Tuesday, January 24, 2006

Mozart: whatevs?

AC Douglas is doing yeoman's work in culling the best ruminations on the Year of Mozart (YOM) here.

Good reading, as I myself have been wrestling with some mixed feelings about the YOM. Even for people who like Mozart a lot, the cult of Mozart carries a lot of undesirable baggage that needs to be dealt with. It's not an elitist thing. Just an understanding that the way of Mozart as he is understood in the culture at large -- as shorthand for 'genius' and catch-all for classical music as it happened in some mythical time gone by -- is the path to irrelevance. Peter Shaffer's "Amadeus", surely the most elegant expression of some of these notions in our own times, has very little to do with Mozart's music, which is reduced to a terribly effective set piece set piece. The fear that this indulgence in the 'idea' of classical music will be accepted as a substitute for the actual thing is why the cult of Mozart looks so threatening.

So there is bound to be some groaning when every program link for the next month returns an "All-Mozart" line-up. It's like the eye-roll when one sees a Mozart piano concerto chucked into a program that has nothing to do with it times a hundred, accompanied by the requisite dark thoughts about how Mozart is just bait for the people who only want a classical music-flavored night out. And it is compounded when one's smart, interesting friends, who are just on the other side of being interested in the music, make a point of noting that Mozart is "too pretty" or "too sweet" for them. And when they say it, you know they're compounding quite a bit more than just Mozart in that statement.

Amidst all that baggage I find myself wondering how the current glut of Mozart can really do much good, and numerous snarky thoughts pass through my head about how maybe a lot of Mozart kind of deserves its rep as aural wallpaper, and won't I be glad when this is all over, and boy does Mozart squeeze out a lot of other interesting stuff out of the concert hall.

But then I calm down, and I am reminded that that Mozart has in fact been responsible for two of the most extraordinary musical experiences I have had this season, ones which I am likely to remember for a long, long time. I still haven't quite sorted out the above, but in honor of the YOM:

The first came in a masterclass Leon Fleisher gave in November. Enjoying Fleisher a lot and having read rapturous descriptions of his past masterclasses, I was quite happy to come into a ticket, but felt neither here nor there about the actual pieces at hand: the piano concertos K488 and K595. Each student played the first movement of their respective concerto at the outset, and my reaction was standard: nice...some things noted...pleasure at getting to actually focus some energy music I sometimes find too easy to zone out to.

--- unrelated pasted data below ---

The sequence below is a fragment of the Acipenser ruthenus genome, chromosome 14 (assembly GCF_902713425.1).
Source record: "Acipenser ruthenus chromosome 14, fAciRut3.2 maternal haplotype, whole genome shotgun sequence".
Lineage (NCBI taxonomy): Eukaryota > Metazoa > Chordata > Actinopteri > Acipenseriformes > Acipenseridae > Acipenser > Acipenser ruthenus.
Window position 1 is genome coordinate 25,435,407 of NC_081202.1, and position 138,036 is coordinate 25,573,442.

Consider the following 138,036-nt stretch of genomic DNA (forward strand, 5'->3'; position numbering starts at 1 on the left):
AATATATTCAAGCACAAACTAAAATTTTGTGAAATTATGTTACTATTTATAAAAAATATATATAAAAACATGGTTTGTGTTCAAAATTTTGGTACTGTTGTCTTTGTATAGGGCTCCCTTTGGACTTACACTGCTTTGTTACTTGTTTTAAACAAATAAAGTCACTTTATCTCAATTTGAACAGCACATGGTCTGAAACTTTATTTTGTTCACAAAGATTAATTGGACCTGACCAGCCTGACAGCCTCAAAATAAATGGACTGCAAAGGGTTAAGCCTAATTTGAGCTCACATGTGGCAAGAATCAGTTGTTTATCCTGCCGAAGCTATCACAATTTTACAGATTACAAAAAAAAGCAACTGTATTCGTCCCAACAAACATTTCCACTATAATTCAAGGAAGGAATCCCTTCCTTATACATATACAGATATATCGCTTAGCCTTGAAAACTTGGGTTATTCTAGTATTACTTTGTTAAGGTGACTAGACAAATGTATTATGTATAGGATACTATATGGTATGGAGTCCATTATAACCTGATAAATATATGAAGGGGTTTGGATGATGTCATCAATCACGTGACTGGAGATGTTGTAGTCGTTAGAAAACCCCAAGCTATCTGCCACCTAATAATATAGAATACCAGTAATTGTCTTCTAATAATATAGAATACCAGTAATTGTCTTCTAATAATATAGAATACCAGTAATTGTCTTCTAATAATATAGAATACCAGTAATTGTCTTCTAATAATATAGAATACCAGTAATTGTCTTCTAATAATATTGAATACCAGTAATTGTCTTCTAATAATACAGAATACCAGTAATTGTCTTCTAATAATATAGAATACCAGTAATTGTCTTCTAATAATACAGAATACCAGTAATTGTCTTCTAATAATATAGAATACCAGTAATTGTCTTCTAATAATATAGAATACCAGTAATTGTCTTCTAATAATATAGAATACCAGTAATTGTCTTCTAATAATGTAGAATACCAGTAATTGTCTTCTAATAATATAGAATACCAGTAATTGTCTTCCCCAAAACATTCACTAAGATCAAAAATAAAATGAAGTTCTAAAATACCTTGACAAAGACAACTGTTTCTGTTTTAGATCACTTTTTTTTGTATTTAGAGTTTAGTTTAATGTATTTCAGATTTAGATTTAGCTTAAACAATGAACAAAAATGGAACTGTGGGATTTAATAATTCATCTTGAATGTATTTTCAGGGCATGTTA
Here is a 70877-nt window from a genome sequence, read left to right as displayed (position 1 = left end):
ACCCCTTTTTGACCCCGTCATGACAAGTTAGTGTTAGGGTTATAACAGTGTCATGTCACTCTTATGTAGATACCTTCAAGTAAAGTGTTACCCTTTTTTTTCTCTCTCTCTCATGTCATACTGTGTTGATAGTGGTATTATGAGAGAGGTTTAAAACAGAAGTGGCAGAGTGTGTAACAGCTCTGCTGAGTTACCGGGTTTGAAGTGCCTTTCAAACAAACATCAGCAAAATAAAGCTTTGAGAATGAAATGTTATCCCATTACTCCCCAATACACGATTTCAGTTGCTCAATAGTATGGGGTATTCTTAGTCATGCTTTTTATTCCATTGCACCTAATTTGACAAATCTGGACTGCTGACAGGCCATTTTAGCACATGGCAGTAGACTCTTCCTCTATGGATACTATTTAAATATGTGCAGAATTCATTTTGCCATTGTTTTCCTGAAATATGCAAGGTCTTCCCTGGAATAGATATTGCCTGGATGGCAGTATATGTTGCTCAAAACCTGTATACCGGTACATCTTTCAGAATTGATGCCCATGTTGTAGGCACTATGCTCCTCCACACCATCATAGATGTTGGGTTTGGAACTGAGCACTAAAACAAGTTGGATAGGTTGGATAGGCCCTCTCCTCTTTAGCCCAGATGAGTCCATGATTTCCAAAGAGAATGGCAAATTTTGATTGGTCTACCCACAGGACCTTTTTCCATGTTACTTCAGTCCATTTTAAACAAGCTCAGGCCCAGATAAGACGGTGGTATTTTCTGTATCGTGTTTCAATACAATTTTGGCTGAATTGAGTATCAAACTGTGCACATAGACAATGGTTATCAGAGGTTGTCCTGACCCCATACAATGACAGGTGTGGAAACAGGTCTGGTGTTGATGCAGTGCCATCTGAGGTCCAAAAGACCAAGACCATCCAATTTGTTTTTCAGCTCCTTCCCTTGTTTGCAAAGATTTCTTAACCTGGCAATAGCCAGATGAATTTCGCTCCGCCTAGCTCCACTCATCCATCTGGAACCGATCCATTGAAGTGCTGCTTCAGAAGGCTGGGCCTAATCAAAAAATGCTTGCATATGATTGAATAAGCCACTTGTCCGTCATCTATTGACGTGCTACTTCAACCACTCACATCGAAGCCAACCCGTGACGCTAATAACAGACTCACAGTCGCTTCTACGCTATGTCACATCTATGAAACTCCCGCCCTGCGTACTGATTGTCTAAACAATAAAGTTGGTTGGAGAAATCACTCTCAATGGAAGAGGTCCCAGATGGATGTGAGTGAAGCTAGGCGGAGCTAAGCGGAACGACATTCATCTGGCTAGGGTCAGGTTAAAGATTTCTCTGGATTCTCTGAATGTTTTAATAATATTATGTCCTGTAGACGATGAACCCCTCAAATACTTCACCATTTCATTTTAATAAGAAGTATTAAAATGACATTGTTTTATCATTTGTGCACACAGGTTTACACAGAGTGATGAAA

But then Fleisher started in on them. I'm still not quite sure what kind of voodoo magic that man's words are capable of, but as the talented young pianists began to process and translate what he was getting at, it was as though a different Mozart entirely rose up from the keyboard. Something to do with a greater structure being revealed, the precise connections being made -- like suddenly the deeper and vastly more resilient architecture of the music was made clear, unlocked only by playing of an almost supernatural grace and omniscience. The pianists couldn't get it consistently, and frankly, I'm not sure how anyone can, but when they did...the hairs on the back of my neck stood on end.

The second came during the recent Cosi Fan Tutte performances at the Met. I'm hardly a stranger to Mozart's operas, yet I had never experienced their dramatic power in person quite as I did at that performance.

I suddenly understood the radical contradictions which the operas force us to contend with: for example, in the second act, where Fiordiligi sings a song of love, and lust, and longing to this absurd stranger, her boyfriend's friend in disguise, and yet. That these things coexist is breathtaking, and terrifying, yet at no odds with the beauty of the music. How do we reconcile this? That her longing is real and beautiful, even as the reality of her situation is so pitiful?

And then, near the end, at the faux wedding feast, when together, they sing a quartet of weariness in which they ask to forget all that has happened and get on with their lives. It is the music which has passed through all of our minds when we try to make sense of our infinitely confounding selves. Yet the opera suggests this may in fact be the best option.

Mozart is difficult for two reasons, as far as I can tell. First, he does not offer up answers easily, because to find those answers you can never, never, give into the aural wallpaper response. It is all hidden in the graceful lines and elegant melodies, and our ears are simply not preconditioned to interrogate these. Second, understanding him requires finding more familiarity and truth in the music of a man of the eighteenth century than our long vantage point is inclined to allow.

1 comment:

Anonymous said...

Your post has moved be because I have spent four years studing vocal music. My first perception of Mozart was 'popular classics'. But when I started stdying Requem during my senior year I realized that there was also a different Mozart. Mozart that is not known to most 'popular classics' fans.